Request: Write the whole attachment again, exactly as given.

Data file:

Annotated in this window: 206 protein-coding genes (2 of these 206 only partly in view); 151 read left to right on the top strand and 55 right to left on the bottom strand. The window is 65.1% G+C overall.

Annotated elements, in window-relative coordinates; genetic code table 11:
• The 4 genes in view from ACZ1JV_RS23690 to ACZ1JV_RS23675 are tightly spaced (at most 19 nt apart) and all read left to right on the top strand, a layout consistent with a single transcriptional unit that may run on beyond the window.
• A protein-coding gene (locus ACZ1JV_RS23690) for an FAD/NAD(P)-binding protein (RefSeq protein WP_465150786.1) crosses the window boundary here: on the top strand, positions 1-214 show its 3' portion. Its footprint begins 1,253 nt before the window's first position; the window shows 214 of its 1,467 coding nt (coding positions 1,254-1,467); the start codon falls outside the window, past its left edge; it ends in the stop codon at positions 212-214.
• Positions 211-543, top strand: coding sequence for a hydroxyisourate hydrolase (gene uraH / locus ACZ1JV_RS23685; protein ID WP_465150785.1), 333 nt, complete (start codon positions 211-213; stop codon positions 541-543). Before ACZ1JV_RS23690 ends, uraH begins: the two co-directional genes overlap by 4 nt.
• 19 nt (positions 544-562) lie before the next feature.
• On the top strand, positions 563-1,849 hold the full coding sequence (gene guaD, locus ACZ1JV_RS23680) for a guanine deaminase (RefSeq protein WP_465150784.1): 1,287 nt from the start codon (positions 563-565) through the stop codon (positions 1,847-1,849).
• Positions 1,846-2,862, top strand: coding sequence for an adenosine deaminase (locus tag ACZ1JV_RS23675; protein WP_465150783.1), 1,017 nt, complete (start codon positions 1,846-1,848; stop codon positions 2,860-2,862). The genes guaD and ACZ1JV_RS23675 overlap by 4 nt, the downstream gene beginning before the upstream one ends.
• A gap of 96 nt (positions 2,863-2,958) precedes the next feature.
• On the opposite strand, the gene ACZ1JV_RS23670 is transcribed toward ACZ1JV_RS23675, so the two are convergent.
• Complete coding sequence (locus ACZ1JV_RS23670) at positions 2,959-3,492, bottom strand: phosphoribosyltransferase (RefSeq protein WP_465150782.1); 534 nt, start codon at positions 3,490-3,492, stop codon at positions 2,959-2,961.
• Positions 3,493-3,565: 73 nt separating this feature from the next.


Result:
Annotated in this window: 206 protein-coding genes (2 of these 206 only partly in view); 151 read left to right on the top strand and 55 right to left on the bottom strand. The window is 65.1% G+C overall.

Annotated elements, in window-relative coordinates; genetic code table 11:
• The 4 genes in view from ACZ1JV_RS23690 to ACZ1JV_RS23675 are tightly spaced (at most 19 nt apart) and all read left to right on the top strand, a layout consistent with a single transcriptional unit that may run on beyond the window.
• A protein-coding gene (locus ACZ1JV_RS23690) for an FAD/NAD(P)-binding protein (RefSeq protein WP_465150786.1) crosses the window boundary here: on the top strand, positions 1-214 show its 3' portion. Its footprint begins 1,253 nt before the window's first position; the window shows 214 of its 1,467 coding nt (coding positions 1,254-1,467); the start codon falls outside the window, past its left edge; it ends in the stop codon at positions 212-214.
• Positions 211-543, top strand: coding sequence for a hydroxyisourate hydrolase (gene uraH / locus ACZ1JV_RS23685; protein ID WP_465150785.1), 333 nt, complete (start codon positions 211-213; stop codon positions 541-543). Before ACZ1JV_RS23690 ends, uraH begins: the two co-directional genes overlap by 4 nt.
• 19 nt (positions 544-562) lie before the next feature.
• On the top strand, positions 563-1,849 hold the full coding sequence (gene guaD, locus ACZ1JV_RS23680) for a guanine deaminase (RefSeq protein WP_465150784.1): 1,287 nt from the start codon (positions 563-565) through the stop codon (positions 1,847-1,849).
• Positions 1,846-2,862, top strand: coding sequence for an adenosine deaminase (locus tag ACZ1JV_RS23675; protein WP_465150783.1), 1,017 nt, complete (start codon positions 1,846-1,848; stop codon positions 2,860-2,862). The genes guaD and ACZ1JV_RS23675 overlap by 4 nt, the downstream gene beginning before the upstream one ends.
• A gap of 96 nt (positions 2,863-2,958) precedes the next feature.
• On the opposite strand, the gene ACZ1JV_RS23670 is transcribed toward ACZ1JV_RS23675, so the two are convergent.
• Complete coding sequence (locus ACZ1JV_RS23670) at positions 2,959-3,492, bottom strand: phosphoribosyltransferase (RefSeq protein WP_465150782.1); 534 nt, start codon at positions 3,490-3,492, stop codon at positions 2,959-2,961.
• Positions 3,493-3,565: 73 nt separating this feature from the next.